CQF Program to get out of career rut?

Salient background on me:

  1. PhD in physical chemistry (a division of chemistry focused on the underlying physics, research entirely based on computer modeling);

  2. Well published in biochemistry and biophysics and strong programmer in several languages;

  3. Working as financial analyst since finishing grad school in 2012;

  4. Employer funded CFA program and sitting for level 3 on Saturday.

/ Career Problem : I work as an “analyst” alongside a financial advisor who has ~$100M in AUM. Let me explain why I put analyst in quotes … The clientele we service are planning for retirement and are basically looking for some hand-holding through market ups and downs. The advisor, who seemed interested in pursuing a quant discipline when I interviewed for the job, actually has no interest in quant finance. I tried to present some research to her and I said, "On the y-axis I plotted - " and she interrupted asking, “What is a y-axis?”. I’m not trying to knock anyone - I’m sure she provides immense value to clients.

But the firm is focused on marketing to bring in new money and qualitative financial planning. My daily tasks are to read “research journals”, i.e. financial planning magazine, etc., and compile these magazine articles into investment ideas. I also am largely responsible for client servicing, managing the client database, preparing marketing material … The bottom line is that I’m not using my primary skill set and I’m underpaid compared to my peers from grad school. CQF Program : I’ve been trying to find positions geared more towards my quantitative skill set and programming abilities for about 2 years (since shortly after I started). I’ve made it to the last round of interviews for 3 different positions thus far but didn’t get the offer. I’m thinking that the CQF program may help me to apply some of those grad school quant skills to finance and fill in the gaps. Obviously my biggest hesistation is the cost, which would come out of my pocket whereas CFA cost was paid by the firm. So - anyone have any thoughts on CQF? or my situation in particular?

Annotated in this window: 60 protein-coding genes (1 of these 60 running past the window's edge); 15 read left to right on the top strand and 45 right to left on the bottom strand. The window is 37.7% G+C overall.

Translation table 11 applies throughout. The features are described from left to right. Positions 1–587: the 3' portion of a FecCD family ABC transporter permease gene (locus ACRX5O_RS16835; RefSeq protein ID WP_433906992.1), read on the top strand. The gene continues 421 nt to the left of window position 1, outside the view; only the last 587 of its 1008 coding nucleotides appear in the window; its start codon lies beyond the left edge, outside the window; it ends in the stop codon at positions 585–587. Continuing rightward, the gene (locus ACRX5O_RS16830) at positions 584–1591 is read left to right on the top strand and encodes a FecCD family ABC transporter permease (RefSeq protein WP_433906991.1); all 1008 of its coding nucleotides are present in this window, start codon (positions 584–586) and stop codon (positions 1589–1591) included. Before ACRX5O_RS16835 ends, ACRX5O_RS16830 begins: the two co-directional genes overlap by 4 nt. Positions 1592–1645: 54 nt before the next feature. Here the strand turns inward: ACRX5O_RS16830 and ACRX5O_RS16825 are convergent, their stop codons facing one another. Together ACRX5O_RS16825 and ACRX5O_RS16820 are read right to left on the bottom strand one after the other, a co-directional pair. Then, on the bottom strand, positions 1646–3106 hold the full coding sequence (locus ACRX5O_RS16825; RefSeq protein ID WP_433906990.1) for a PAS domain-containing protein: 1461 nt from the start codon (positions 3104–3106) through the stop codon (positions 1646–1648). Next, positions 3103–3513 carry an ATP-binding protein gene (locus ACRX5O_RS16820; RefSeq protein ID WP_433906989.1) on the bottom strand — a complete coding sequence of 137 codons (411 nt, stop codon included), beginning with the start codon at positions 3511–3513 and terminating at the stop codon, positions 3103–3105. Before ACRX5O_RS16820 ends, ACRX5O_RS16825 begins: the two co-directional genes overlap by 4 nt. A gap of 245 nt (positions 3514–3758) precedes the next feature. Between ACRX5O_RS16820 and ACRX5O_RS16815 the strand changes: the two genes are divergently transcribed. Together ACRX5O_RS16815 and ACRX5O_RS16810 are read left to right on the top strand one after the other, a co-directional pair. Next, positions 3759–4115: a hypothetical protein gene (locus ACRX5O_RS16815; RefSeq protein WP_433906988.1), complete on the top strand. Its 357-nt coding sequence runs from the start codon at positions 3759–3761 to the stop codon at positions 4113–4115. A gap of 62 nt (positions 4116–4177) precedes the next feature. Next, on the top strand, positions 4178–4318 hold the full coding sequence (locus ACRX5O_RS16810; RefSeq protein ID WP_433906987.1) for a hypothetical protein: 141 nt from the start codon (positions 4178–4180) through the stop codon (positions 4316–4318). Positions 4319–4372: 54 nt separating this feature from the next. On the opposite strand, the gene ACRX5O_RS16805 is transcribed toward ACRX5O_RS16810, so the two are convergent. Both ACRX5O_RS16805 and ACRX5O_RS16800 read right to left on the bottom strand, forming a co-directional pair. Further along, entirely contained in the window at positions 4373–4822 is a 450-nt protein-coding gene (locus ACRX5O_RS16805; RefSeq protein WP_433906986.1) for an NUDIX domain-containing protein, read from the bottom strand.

I’m looking to apply my computer modeling and mathematical skill set in the field - I’m almost indifferent as to whether I’m on the risk management side vs the quant buy side. I’d appreciate any insights.

It sounds like you already have strong credentials- why add another? Did you receive any constructive feedback from your interviewers? I suspect you would get more value from intensive networking in the quant finance community than going for another credential.

So - to be really frank - I think part of the reason I’ve been unable to get a better offer has been stumbling over some of the interview questions.

I think my PhD work is sufficiently technical to make me a candidate for these positions. I can wax poetic on density functionals versus ab initio Hamiltonians, as applied in chemistry.